Francis X. Bushman was a major star in silent films, remaining active in several ventures until his death in the 1960s. He is another actor of the silent screen whose work is unfairly forgotten today, mostly due to the poor survival rate of films from this period (less than 50%). It is unfortunate that this important piece of early 20th century popular culture has so few representations, especially since those films that do survive, and have been effectively restored, provide such magical and enchanting entertainment.
Bushman’s most noted role may be as Messala in the original silent version of BEN HUR (Fred Niblo, 1925), but from his debut at the old Chicago Essanay studios in 1911, Bushman commanded every scene in which he appeared.
By talkies he was relegated to bit roles, like many giants of the silent era, as the advent of sound films relegated this art form into an archaic laughingstock. So Bushman investigated other areas of his talent.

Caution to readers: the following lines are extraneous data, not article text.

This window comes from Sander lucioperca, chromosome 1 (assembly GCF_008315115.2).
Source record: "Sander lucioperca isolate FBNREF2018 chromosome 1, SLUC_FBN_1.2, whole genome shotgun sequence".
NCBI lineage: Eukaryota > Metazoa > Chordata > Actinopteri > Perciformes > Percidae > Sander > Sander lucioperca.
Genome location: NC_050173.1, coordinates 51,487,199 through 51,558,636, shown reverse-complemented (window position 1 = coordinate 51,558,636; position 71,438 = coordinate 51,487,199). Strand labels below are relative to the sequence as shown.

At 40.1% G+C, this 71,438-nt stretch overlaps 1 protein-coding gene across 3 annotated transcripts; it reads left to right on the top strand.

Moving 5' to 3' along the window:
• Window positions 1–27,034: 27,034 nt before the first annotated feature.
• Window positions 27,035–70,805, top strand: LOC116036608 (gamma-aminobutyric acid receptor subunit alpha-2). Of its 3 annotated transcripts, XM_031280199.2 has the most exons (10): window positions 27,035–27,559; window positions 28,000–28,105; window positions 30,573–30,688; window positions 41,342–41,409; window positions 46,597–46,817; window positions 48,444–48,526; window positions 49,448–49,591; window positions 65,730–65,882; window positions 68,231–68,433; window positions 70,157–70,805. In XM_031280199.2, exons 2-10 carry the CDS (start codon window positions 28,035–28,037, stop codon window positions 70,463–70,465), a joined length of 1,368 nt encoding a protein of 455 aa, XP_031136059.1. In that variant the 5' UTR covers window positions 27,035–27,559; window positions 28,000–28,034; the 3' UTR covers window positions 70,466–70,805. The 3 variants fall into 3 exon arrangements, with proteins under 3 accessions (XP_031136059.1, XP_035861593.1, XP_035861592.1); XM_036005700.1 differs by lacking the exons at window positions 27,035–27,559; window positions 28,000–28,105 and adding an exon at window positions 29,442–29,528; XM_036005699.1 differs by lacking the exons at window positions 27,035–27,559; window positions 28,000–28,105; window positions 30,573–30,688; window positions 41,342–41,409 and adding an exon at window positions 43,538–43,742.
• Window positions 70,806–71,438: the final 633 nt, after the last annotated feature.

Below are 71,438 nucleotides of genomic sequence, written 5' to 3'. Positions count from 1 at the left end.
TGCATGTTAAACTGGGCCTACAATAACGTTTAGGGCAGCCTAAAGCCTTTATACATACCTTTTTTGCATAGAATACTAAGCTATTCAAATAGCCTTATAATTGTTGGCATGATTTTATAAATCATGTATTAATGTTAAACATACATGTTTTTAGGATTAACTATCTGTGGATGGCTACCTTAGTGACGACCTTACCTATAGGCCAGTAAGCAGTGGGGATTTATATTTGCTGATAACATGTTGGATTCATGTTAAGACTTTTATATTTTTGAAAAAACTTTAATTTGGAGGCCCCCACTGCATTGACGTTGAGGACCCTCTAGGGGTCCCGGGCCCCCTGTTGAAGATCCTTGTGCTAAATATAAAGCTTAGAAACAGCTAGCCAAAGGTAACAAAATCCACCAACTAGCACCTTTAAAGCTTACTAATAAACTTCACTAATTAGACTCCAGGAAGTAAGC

A true renaissance man, Bushman was, at different times according to authors Lon and Debra Davis, a dog breeder, a songwriter, a vaudeville headliner, a radio performer, a TV personality, and a senior citizen’s advocate. Always active, never bored, Bushman’s life story is one of fascinating fulfillment. But Bushman’s life was not consistently triumphant as the heroics in some of his pictures. He was married four times, had six children, and mismanaged his money to the point where, as the authors note, he went from multi-millionaire superstar to bankrupt has-been.
But through it all, Bushman somehow perseveres, finds new territory, and investigates other possibilities. It all makes for a fascinating, insightful story, as cleverly and entertaining told by Lon and Debra Davis in one of the finest actor biographies to celebrate the silent screen.
This book is available from Bear Manor Media publishing.